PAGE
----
School starts with a fever for my son with infantile-onset Pompe disease

A columnist's 5-year-old faces a health setback just a week into preschool

Keara Engle avatar

by Keara Engle |

Share this article:

Share article via email
main graphic for the column

My 5-year-old son, Cayden, was really looking forward to starting preschool at the end of February. But after only a week of school, he became sick.

While this didn’t really come as a surprise, it was a bit disappointing. I know that colds and the flu can spread like wildfire when a bunch of children are gathered in a small setting, so it was bound to happen. But I didn’t expect it to happen so quickly.

Over the weekend after his first week of school, Cayden, who has infantile-onset Pompe disease, developed a fever and a mild cough. I had to take him to the hospital because of the fever. Cayden has a port that was surgically implanted in his chest, which he uses to get his biweekly enzyme replacement infusions, a common treatment strategy for Pompe disease. Anytime someone with a port gets a fever, they are advised to go to the hospital so that blood cultures can be done on the port to make sure there isn’t an active infection.

At the hospital, Cayden was also tested for different viruses with a nasal swab. Because of his cough and a mild spot of pneumonia on his chest X-ray, doctors wanted to see if a virus was causing his symptoms — and sure enough, it was. Cayden was positive for a parainfluenza virus. He was admitted to the hospital for two nights because we had difficulty controlling his fever, even with medication.

Recommended Reading
The human brain is surrounded by blood vessels in this close-up illustration.

Change in Brain Structure Found on MRI Scans in 1 Pompe Type

Then it hit me

The next day, I woke up feeling like I was knocking on death’s door. I had a fever and body aches, and the lymph nodes in my neck were swollen, causing an immense amount of pain. I wasn’t allowed in the hospital to visit Cayden because of my fever. Thankfully, my grandparents stayed with him, and my grandma even spent the night with him. Family is so important in times like this, and I’m so glad I am able to depend on mine.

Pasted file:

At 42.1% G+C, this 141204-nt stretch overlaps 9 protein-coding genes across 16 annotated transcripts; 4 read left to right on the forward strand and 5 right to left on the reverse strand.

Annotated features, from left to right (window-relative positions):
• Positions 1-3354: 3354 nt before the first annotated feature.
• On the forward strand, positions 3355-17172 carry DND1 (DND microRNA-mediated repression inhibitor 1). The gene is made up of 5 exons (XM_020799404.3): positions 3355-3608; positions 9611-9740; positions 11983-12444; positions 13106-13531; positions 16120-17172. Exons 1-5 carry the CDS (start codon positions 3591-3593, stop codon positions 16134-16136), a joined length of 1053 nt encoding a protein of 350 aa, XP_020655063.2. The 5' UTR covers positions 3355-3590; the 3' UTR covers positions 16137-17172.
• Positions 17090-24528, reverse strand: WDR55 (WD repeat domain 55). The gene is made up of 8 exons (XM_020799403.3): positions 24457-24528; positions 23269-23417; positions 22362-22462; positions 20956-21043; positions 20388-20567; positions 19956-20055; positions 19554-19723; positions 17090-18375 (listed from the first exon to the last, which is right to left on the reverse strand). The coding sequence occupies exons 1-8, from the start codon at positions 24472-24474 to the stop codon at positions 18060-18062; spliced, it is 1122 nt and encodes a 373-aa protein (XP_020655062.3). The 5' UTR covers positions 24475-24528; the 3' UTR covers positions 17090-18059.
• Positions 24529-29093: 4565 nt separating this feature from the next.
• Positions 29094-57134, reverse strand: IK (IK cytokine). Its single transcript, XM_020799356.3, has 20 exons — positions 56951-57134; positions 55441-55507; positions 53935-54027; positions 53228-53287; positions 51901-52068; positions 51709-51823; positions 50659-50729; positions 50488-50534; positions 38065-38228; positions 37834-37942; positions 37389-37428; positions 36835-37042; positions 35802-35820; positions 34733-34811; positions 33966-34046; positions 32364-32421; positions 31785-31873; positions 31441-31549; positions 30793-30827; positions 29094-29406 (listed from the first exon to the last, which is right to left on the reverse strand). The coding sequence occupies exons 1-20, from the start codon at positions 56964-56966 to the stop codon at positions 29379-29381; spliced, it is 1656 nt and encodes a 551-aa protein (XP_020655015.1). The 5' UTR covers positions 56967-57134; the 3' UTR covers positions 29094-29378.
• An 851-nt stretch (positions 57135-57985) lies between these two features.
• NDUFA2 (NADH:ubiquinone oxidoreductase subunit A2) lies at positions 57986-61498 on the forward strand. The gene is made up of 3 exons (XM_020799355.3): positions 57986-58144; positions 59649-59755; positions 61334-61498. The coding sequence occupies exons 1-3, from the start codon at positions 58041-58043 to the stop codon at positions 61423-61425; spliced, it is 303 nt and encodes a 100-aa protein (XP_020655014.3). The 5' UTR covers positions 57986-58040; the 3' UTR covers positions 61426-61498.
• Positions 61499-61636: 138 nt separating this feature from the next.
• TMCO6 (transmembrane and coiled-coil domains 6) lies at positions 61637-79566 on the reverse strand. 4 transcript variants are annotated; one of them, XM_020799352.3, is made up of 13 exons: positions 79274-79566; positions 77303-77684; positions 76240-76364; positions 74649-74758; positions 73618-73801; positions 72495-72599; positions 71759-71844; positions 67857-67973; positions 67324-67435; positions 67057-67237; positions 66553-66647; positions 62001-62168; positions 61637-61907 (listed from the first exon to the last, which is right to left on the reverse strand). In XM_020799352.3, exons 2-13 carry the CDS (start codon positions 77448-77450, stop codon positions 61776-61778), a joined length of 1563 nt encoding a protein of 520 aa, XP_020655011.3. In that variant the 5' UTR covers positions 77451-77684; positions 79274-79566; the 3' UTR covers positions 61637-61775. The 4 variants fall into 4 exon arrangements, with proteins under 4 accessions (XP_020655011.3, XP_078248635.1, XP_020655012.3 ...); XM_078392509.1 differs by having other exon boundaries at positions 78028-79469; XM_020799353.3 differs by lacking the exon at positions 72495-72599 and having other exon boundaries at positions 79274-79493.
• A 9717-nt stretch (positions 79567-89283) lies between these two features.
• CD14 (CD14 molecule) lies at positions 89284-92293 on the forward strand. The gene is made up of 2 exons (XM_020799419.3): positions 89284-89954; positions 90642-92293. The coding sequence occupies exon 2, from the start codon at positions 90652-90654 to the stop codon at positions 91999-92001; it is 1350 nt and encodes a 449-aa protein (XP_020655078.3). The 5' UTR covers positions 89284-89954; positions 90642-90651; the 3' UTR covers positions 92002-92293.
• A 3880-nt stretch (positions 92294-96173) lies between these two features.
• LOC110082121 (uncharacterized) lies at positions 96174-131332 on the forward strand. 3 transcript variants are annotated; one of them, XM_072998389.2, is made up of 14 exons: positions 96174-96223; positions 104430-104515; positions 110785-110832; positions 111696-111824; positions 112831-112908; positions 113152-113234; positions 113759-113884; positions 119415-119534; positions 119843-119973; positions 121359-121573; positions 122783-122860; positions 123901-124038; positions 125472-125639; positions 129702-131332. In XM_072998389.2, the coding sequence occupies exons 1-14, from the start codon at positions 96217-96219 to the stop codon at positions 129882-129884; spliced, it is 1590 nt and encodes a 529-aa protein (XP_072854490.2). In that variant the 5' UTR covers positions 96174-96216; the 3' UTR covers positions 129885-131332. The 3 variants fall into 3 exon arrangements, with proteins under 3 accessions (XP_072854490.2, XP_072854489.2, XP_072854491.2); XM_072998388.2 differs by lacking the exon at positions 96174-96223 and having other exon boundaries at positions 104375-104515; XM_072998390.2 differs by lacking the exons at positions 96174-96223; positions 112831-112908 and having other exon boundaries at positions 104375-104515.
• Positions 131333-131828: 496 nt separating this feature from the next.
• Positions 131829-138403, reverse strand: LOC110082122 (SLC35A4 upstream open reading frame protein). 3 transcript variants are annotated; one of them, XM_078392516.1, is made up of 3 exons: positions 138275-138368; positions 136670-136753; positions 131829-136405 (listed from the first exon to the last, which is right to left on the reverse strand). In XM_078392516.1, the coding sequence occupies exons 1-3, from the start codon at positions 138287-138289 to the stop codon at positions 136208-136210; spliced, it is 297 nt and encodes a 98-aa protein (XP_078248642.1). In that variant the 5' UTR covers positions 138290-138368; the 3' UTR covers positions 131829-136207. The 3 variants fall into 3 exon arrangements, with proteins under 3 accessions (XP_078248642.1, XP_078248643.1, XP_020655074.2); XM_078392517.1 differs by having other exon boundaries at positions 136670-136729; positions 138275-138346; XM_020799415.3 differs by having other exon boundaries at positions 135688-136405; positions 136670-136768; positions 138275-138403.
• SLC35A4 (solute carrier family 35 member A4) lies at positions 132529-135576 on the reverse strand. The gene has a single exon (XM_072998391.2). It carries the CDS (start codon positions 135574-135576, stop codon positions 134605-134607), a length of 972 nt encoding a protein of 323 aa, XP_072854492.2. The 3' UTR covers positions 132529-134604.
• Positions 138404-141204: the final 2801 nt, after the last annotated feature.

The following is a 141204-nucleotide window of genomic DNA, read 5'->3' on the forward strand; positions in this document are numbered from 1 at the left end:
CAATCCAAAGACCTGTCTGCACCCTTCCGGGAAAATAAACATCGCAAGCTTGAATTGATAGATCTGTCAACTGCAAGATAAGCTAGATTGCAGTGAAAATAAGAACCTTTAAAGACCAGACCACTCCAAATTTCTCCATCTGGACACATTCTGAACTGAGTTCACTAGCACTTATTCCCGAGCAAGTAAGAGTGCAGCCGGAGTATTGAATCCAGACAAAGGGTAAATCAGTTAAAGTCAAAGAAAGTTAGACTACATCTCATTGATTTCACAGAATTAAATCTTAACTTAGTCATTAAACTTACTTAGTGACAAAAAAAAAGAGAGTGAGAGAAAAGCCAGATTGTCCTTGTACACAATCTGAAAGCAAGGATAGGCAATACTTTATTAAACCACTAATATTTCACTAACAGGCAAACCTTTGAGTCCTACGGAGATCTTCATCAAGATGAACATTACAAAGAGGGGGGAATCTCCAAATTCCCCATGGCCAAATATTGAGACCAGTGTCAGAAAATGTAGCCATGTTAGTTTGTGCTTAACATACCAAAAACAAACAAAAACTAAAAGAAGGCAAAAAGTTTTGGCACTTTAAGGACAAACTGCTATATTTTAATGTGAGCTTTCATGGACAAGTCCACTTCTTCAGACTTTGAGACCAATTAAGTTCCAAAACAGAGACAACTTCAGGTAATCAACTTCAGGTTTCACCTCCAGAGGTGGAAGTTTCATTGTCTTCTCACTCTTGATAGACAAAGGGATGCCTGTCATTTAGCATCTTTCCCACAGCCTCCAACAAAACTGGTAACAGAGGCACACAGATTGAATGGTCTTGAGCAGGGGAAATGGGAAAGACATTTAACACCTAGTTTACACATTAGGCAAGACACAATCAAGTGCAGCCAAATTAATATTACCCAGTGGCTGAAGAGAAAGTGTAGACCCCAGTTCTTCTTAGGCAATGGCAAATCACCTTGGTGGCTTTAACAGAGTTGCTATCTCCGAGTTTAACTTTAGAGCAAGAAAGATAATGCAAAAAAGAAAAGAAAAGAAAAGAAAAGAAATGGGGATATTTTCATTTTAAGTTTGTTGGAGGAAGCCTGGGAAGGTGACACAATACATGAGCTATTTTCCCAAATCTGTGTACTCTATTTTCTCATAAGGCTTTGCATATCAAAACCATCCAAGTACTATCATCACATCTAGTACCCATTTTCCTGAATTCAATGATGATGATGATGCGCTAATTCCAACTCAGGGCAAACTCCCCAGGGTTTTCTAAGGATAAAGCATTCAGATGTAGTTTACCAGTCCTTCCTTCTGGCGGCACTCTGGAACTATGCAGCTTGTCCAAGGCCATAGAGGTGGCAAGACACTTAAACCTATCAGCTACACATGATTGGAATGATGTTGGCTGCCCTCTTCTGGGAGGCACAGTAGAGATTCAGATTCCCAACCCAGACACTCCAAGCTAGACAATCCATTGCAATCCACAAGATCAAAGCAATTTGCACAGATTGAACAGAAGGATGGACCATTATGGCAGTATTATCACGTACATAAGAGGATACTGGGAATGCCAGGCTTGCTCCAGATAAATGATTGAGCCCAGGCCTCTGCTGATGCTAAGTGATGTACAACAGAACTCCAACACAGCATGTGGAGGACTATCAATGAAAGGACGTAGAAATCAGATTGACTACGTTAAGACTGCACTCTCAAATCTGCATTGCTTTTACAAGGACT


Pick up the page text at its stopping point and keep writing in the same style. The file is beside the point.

I was so relieved to be able to bring Cayden home the next day. I wasn’t feeling 100% better, but I was glad to have him home. It’s a terrible feeling to have your child in the hospital when you’re unable to be there by their side. Cayden kept video calling me saying, “I want my mama,” which broke my heart. I hope we never run into this situation again, because I was just as upset as he was.

Cayden is now on the mend and has returned to school. I hope that it’ll be a while before he gets sick again, although I’m not sure if that’ll be the case. I was wary about sending him to preschool for this reason. However, I know he needs the education and social interaction before he starts kindergarten in the fall. There are pros and cons to everything, and this situation is a perfect example.

Note: Pompe Disease News is strictly a news and information website about the disease. It does not provide medical advice, diagnosis, or treatment. This content is not intended to be a substitute for professional medical advice, diagnosis, or treatment. Always seek the advice of your physician or other qualified health provider with any questions you may have regarding a medical condition. Never disregard professional medical advice or delay in seeking it because of something you have read on this website. The opinions expressed in this column are not those of Pompe Disease News or its parent company, BioNews, and are intended to spark discussion about issues pertaining to Pompe disease.


Leave a comment

Fill in the required fields to post. Your email address will not be published.